"There should be."

Patch looked around. There were several bags of pale wrinkled plastic, like white versions of the garbage bags where he and Wriggler had fed in the Hidden Kingdom. He approached one, clawed it open, thrust his nose inside, and sniffed. But there were no food-smells, nothing inside but strange human fabrics. He withdrew, started towards another bag, and froze. He heard scuffing noises. Something big was coming up the passage towards them. A human.

"Get ready to run," he said softly to White. "Don't worry, they're big but they're slow, they'll never catch us."

He looked up. The human was looming in the passageway. He tensed, ready to dash between or around its meaty legs when it came nearer.

But it did not come nearer. The human, a male, squatted down like a squirrel, and looked at Patch and White with oddly bright and inquisitive eyes for a few breaths. Then it said to them, in heavily accented but understandable Mammal: "Eat food?"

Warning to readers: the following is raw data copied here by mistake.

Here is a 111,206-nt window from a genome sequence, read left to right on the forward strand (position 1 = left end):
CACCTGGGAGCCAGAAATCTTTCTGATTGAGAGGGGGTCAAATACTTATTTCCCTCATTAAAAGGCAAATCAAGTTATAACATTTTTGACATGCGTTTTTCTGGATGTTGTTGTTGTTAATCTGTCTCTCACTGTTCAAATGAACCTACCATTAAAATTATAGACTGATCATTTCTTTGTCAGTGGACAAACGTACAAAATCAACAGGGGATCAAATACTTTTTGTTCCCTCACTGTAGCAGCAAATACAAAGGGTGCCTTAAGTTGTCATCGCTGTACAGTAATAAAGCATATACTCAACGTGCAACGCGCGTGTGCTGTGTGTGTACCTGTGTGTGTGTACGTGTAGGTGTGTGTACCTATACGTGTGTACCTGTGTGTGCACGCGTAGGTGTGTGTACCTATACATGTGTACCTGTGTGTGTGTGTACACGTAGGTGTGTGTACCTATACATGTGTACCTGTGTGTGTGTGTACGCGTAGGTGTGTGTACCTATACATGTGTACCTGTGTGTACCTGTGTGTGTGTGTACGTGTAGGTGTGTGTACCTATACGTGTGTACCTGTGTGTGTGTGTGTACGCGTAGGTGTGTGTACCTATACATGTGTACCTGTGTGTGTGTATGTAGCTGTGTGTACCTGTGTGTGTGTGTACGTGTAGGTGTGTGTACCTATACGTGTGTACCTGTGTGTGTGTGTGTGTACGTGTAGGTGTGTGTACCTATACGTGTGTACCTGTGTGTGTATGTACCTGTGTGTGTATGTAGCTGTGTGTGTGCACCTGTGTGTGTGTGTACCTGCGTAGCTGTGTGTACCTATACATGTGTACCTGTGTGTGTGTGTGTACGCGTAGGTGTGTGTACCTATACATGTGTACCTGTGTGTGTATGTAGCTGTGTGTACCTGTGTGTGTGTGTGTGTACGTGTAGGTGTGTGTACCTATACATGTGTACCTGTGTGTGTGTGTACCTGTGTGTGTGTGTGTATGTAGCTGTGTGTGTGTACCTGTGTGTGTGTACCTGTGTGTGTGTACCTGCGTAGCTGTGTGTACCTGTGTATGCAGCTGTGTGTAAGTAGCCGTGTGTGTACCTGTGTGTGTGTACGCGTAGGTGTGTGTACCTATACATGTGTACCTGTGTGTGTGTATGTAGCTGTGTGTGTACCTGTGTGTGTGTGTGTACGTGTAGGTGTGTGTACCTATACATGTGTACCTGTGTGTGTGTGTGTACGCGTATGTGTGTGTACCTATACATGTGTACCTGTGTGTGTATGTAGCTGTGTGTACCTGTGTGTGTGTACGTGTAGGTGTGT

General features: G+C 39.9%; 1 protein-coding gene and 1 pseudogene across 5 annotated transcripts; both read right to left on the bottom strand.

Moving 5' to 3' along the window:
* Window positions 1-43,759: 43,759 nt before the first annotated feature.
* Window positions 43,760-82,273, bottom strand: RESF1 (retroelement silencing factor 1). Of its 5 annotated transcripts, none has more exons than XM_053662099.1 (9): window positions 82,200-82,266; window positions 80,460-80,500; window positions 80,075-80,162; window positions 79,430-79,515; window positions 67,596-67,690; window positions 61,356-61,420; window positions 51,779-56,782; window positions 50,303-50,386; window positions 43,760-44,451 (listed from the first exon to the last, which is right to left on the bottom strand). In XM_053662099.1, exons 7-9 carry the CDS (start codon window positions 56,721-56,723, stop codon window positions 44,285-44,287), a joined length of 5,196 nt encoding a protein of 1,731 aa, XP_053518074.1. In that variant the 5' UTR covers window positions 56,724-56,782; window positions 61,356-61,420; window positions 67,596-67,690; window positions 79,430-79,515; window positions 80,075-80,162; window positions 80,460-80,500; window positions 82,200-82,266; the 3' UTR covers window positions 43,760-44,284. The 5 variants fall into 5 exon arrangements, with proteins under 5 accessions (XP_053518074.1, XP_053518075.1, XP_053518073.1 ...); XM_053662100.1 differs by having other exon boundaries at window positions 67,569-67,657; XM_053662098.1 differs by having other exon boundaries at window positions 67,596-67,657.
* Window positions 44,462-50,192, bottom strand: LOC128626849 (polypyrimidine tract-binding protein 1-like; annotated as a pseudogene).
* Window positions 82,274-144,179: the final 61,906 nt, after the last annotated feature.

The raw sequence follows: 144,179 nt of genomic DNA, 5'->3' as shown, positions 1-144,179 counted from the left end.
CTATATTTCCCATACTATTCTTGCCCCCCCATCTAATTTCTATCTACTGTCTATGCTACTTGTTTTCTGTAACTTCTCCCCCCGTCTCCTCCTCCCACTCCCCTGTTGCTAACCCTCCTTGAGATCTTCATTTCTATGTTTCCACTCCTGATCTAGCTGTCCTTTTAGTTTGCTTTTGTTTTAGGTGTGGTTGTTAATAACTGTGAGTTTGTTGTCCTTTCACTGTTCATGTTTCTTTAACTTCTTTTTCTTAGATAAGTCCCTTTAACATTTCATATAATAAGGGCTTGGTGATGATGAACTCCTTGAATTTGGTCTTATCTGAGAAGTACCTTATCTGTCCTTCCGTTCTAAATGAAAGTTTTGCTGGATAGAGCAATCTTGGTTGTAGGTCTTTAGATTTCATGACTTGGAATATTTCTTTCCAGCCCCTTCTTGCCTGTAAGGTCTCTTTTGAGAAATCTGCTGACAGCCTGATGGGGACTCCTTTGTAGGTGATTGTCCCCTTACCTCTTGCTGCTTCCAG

White gasped with amazement. Patch only twitched with surprise; he had after all met an animal-speaking human before. He wondered for a moment if this was the same one, but no - it was just as filthy as the other, but its smell was noticeably different, and it was younger.

"Eat food?" the human repeated, very gently.

"Eat food," Patch tentatively agreed.

The human reached into the strange fabrics it wore in place of fur, pulled out a heaping handful of brown oblong pebble-like things, and dropped them on the ground. Patch hesitated: he wanted food, but he wasn't willing to come that close to the human. As if reading his mind, the human stood and slowly backed away until it was almost entirely concealed by the shadows.

"I don't like this," White said.

"I think it's safe. I met another human like this once before." Patch took a breath. "Watch me, and shout if something happens."

He approached slowly, and began to nibble at a pebble-thing. The outer skin was like bark, but there was a nut inside. Patch tested it, then gobbled it down eagerly. It was hard and crunchy but incredibly tasty.